Honors and recognition

In 2004, the William Wayne Justice Center for Public Interest Law was established in his honor at the University of Texas at Austin School of Law The Justice Center promotes equal justice for all through legal education, scholarship and public service

On November 16, 2006, Justice received the first "Morris Dees Justice Award" given annually to a lawyer who has devoted his career to serving the public interest and pursuing justice, and whose work has brought about positive change in the community, state, or nation It was created by the international law firm of Skadden, Arps, Slate, Meagher & Flom LLP and The University of Alabama School of Law to honor Morris Dees for his lifelong devotion to public service Dees, who is co-founder and chief trial counsel for the Southern Poverty Law Center in Montgomery, Alabama, presented the award at a ceremony in Skadden offices in New York City

Judge Justice's tombstone at the Texas State Cemetery in Austin, Texas

Justice died on October 13, 2009, in Austin Though Governor William Perry Clements, Jr, had frequently quarreled with Justice, Bill Hobby, the Democrat from Houston and the lieutenant governor under both of Clements' nonconsecutive terms, lauded the judge: "Judge Justice dragged Texas into the 20th century God bless him He was very unpopular, but he was doing the right thing"

Other notable cases

  • Montgomery v White, 320 F Supp 303 ED Tex 1969
  • Roper v Beto, 318 F Supp 662 ED Tex 1970
  • United States v Texas, 321 F Supp 1043 ED Tex 1970, supplemented by 330 F Supp 235 ED Tex 1971
  • Duke v North Texas State University, 338 F Supp 990 ED Tex 1971
  • McGuire v Roebuck, 347 F Supp 1111 ED Tex 1972
  • Graves v Barnes, 343 F Supp 704 WD Tex 1972
  • Morales v Turman, 383 F Supp 53 ED Tex 1974
  • United States v Hall, 468 F Supp 123 ED Tex 1979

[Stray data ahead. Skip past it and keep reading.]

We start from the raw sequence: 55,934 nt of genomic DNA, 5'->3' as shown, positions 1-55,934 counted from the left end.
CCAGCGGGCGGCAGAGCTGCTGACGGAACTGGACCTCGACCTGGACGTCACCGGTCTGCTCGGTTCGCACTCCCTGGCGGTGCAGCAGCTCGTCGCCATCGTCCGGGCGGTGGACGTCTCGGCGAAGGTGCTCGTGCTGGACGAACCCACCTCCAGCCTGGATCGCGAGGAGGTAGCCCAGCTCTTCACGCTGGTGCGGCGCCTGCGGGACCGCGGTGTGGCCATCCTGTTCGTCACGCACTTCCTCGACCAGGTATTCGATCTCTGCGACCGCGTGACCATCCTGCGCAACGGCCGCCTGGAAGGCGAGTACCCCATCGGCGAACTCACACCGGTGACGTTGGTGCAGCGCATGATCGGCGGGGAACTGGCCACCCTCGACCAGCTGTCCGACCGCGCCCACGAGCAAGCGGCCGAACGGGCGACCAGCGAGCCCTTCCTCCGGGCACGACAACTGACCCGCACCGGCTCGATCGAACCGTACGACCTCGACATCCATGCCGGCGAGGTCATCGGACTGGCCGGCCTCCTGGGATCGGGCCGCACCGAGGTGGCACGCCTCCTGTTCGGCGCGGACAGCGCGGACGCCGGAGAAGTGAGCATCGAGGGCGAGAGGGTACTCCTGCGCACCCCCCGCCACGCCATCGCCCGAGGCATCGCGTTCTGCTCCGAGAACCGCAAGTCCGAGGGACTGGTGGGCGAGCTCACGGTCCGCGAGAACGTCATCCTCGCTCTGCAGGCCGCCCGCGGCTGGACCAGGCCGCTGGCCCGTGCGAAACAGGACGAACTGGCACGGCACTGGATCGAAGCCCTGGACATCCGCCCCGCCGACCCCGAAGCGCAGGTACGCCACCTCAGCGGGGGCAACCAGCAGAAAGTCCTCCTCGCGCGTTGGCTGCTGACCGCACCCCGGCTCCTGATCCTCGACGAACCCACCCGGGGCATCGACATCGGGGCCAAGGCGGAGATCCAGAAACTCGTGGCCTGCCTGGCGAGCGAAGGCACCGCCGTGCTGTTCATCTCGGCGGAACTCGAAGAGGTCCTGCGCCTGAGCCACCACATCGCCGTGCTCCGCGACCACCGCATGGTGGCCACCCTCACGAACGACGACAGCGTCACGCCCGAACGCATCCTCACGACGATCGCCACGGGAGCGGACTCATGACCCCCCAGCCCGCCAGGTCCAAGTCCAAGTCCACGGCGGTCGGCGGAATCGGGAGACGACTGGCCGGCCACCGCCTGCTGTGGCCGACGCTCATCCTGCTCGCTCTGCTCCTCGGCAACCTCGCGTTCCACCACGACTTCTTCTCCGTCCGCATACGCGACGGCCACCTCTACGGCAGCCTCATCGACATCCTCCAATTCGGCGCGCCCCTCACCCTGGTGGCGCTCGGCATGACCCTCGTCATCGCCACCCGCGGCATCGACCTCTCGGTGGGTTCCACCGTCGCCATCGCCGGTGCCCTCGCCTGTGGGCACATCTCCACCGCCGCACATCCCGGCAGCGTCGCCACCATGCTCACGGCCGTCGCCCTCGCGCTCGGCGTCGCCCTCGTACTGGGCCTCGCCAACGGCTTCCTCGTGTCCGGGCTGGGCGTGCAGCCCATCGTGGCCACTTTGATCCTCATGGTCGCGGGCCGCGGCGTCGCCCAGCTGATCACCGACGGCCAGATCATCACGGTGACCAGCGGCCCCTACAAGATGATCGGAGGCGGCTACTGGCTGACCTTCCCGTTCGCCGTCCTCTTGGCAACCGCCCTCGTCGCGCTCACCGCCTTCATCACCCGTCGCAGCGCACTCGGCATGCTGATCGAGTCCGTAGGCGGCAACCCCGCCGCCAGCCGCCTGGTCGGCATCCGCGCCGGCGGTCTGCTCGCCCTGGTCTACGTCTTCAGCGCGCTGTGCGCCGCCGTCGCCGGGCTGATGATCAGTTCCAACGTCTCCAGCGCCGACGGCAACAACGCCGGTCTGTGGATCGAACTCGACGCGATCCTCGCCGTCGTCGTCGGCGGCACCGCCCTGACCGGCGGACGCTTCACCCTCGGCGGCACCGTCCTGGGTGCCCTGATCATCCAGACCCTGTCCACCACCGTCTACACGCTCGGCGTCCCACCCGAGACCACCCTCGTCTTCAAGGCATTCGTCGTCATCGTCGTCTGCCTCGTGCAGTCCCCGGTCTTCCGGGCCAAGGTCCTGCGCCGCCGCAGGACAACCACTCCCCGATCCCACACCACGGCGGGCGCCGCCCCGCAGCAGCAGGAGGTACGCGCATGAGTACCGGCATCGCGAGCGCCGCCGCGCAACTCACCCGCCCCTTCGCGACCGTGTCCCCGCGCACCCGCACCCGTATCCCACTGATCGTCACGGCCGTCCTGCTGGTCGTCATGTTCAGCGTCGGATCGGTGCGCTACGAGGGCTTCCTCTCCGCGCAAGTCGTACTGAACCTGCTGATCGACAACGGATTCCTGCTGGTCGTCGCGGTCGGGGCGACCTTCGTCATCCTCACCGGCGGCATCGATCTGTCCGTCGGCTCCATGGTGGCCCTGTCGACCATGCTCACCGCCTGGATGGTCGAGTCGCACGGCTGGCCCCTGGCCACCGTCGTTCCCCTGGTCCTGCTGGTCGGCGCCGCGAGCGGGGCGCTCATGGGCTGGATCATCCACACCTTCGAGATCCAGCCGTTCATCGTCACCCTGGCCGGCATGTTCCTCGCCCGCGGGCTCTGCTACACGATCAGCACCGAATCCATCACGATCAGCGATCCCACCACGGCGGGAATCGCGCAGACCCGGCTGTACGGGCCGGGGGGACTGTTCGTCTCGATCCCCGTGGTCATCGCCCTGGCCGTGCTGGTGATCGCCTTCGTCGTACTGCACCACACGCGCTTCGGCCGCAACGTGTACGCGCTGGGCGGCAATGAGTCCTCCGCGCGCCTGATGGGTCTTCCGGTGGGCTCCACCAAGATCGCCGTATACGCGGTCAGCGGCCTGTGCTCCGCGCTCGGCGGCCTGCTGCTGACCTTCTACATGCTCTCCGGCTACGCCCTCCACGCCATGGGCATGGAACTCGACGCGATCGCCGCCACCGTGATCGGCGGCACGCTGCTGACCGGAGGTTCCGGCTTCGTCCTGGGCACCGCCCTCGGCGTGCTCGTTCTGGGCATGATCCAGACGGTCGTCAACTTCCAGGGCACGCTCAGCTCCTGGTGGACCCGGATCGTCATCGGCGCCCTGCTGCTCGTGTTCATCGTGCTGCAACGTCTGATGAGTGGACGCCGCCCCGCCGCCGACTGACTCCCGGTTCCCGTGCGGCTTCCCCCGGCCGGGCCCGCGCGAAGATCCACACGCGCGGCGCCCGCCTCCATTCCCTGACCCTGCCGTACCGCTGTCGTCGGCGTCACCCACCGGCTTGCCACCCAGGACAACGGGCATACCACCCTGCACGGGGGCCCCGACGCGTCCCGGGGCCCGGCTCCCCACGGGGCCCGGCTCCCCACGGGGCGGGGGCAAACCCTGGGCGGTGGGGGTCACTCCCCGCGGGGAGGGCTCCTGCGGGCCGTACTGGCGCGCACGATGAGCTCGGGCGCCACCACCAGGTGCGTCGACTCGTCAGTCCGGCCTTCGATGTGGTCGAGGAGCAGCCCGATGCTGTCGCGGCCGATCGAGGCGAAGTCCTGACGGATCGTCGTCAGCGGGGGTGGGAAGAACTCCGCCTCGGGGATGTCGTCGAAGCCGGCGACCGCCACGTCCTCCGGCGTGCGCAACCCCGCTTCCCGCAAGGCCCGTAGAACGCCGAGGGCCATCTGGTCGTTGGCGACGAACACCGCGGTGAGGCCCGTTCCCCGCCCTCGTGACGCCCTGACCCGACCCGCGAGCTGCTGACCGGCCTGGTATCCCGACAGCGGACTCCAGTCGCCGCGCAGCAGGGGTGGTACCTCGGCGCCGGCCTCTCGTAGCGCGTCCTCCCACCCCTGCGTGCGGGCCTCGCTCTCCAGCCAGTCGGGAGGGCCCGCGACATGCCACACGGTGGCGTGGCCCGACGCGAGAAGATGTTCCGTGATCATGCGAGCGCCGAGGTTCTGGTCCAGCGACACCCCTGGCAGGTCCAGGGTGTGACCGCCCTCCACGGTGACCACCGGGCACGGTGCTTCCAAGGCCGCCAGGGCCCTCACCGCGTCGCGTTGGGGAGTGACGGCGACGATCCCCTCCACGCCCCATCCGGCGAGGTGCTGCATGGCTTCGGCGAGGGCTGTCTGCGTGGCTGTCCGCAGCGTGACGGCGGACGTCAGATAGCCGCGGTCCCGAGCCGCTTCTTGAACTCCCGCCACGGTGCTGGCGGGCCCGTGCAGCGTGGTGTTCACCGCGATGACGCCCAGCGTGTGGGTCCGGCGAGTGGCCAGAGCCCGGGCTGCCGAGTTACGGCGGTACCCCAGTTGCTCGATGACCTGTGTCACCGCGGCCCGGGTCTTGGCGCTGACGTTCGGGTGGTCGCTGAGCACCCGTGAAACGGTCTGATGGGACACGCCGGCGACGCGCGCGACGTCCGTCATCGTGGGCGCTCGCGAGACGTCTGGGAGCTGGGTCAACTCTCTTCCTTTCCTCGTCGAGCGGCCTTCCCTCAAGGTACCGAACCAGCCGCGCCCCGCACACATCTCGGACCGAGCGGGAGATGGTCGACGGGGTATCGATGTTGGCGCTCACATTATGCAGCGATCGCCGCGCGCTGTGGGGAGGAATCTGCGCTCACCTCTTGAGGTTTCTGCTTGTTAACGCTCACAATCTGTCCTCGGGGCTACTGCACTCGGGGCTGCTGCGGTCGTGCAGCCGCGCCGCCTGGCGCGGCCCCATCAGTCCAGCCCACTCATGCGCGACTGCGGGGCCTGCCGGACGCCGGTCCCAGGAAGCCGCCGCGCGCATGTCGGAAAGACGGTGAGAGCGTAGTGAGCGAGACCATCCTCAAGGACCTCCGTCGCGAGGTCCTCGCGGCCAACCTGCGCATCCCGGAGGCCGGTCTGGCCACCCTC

• Wells v Hutchinson, 499 F Supp 174 ED Tex 1980
  • Jones v Latexo Independent School District, 499 F Supp 223 ED Tex 1980
  • Young v Pierce, 544 F Supp 1010 ED Tex 1982
  • Lelsz v Kavanagh, 98 FRD 11 ED Tex 1982
  • Nash v Texas, 632 F Supp 951 ED Tex 1986
  • Young v Pierce, 640 F Supp 1476 ED Tex 1986
  • Texans Against Censorship, Inc v State Bar of Texas, 888 F Supp 1328 ED Tex 1995
  • Ruiz v Johnson, 37 F Supp 2d 855 SD Tex 1999
  • Frew v Gilbert, 109 F Supp 2d 579 ED Tex 2000
  • Frew v Hawkins, 401 F Supp 2d 619 ED Tex 2005

Publications in his honor

  • Blais, Lynn E "William Wayne Justice: The Life of the Law" Texas Law Review 771 Nov 1998: 1-7
  • "Dedication and Tributes Judge William Wayne Justice" Annual Survey of American Law 1986 Apr 1987: vii-xx
  • Dubose, Louis "A Texas ‘Advocate for Justice'" The Nation 13 November 2000: 20-22
  • Elliot, Janet "Justice Recognized for a Career built on Seminal Cases" Houston Chronicle 4 December 2006
  • Gamino, Denise "High-profile Justice Hitting Trail to Austin" The Austin-American Statesman 25 May 1998: A1
  • Hall, Michael "Justice Is Not Done" Texas Monthly, October 2006
  • Hood, Lucy "Educating Immigrant Students" Carnegie Reporter 42 Spring 2007
  • Ivins, Molly "Texas-size Void Left with Exodus of Judge Justice" The Fresno Bee, 13 May 1998: B7
  • Jackson, Bruce "Texas Prisons Go On Trial" The Nation 28 October 1978: 437-9
  • Kemerer, Frank R William Wayne Justice: A Judicial Biography Austin: University of Texas Press, 1991
  • Klimko, Frank, and Evan Moore "'Czar of Texas'/William Wayne Justice Takes Heavy Criticism with Grace" The Houston Chronicle 11 January 1987: 1
  • Maraniss, David "Justice, Texas Style" The Washington Post 28 February 1987: G1
  • Martin, Steve J Texas Prisons: The Walls Came Tumbling Down Austin: Texas Monthly Press, 1987